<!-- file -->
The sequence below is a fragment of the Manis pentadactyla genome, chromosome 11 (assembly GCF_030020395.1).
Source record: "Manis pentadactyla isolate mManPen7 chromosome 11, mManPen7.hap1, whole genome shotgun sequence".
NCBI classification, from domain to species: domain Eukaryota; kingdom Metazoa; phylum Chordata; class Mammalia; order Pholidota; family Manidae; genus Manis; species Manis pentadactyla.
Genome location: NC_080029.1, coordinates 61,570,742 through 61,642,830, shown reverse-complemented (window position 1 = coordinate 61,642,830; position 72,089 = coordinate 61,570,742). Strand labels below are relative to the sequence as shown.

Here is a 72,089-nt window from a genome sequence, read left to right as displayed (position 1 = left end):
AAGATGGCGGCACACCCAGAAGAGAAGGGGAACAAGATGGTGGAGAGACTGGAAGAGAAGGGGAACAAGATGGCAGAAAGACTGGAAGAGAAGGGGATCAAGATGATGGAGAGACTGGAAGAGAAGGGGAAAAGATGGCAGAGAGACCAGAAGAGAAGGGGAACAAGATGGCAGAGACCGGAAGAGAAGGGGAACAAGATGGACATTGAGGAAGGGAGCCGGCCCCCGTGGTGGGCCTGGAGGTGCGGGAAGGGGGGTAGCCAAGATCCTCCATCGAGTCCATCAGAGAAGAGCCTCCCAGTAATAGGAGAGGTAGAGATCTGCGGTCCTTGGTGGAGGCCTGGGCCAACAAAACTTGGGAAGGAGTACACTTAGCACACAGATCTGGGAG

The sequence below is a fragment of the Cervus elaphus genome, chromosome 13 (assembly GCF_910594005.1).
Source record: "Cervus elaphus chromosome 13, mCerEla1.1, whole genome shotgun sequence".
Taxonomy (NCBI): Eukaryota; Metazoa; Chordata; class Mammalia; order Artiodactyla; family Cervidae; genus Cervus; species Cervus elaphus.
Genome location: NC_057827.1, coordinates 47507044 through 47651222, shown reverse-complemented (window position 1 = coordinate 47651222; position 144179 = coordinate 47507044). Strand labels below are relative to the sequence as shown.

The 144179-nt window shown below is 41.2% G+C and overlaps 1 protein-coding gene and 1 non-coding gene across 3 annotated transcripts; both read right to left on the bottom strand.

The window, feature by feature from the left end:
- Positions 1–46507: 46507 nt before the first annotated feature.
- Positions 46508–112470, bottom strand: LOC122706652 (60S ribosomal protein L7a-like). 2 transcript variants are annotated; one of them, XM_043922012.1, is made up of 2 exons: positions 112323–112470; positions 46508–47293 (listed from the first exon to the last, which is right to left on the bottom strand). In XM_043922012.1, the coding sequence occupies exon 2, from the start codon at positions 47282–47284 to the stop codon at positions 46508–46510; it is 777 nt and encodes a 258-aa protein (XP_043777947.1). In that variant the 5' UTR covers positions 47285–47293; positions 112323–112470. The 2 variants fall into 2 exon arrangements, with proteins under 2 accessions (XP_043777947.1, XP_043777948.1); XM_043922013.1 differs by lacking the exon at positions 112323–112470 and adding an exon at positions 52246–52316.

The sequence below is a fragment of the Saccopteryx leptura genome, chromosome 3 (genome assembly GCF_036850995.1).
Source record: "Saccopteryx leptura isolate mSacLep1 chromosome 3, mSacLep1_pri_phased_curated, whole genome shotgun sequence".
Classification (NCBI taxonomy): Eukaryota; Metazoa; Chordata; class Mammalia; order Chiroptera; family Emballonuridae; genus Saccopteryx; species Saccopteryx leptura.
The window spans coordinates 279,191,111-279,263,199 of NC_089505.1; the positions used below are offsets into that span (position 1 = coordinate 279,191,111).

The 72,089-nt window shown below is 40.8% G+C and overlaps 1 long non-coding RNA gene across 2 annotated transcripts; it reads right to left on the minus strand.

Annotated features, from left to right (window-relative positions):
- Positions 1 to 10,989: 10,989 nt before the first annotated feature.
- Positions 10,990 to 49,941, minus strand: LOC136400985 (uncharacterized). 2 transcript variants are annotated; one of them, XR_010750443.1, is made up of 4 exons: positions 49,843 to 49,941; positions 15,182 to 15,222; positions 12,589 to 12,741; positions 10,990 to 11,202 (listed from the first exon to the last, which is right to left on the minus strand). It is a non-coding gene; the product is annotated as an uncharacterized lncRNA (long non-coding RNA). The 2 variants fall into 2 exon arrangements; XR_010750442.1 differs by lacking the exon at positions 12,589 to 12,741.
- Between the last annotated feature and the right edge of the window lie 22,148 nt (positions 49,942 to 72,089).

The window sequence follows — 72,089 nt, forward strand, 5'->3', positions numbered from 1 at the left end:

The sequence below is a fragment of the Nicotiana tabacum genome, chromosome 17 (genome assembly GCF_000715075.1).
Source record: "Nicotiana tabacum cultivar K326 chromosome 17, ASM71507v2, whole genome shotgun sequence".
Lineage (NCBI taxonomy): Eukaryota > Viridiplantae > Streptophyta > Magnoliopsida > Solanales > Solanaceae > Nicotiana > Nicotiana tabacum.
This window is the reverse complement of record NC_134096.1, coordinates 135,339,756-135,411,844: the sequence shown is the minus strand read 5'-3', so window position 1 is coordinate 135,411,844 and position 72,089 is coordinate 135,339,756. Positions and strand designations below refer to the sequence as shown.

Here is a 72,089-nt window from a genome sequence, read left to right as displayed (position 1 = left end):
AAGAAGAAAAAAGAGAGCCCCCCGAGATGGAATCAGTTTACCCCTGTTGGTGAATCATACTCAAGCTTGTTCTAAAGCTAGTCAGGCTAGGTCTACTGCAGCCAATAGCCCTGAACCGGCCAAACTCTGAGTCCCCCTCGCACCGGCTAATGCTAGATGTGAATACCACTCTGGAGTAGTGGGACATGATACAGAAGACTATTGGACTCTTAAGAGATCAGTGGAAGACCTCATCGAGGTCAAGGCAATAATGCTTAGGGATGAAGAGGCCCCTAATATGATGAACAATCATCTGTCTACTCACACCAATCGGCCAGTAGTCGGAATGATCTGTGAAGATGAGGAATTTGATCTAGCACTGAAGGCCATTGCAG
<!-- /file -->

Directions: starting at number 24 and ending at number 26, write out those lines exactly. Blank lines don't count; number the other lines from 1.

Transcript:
The window sequence follows — 72,089 nt, forward strand, 5'->3', positions numbered from 1 at the left end:

The sequence below is a fragment of the Nicotiana tabacum genome, chromosome 17 (genome assembly GCF_000715075.1).
Source record: "Nicotiana tabacum cultivar K326 chromosome 17, ASM71507v2, whole genome shotgun sequence".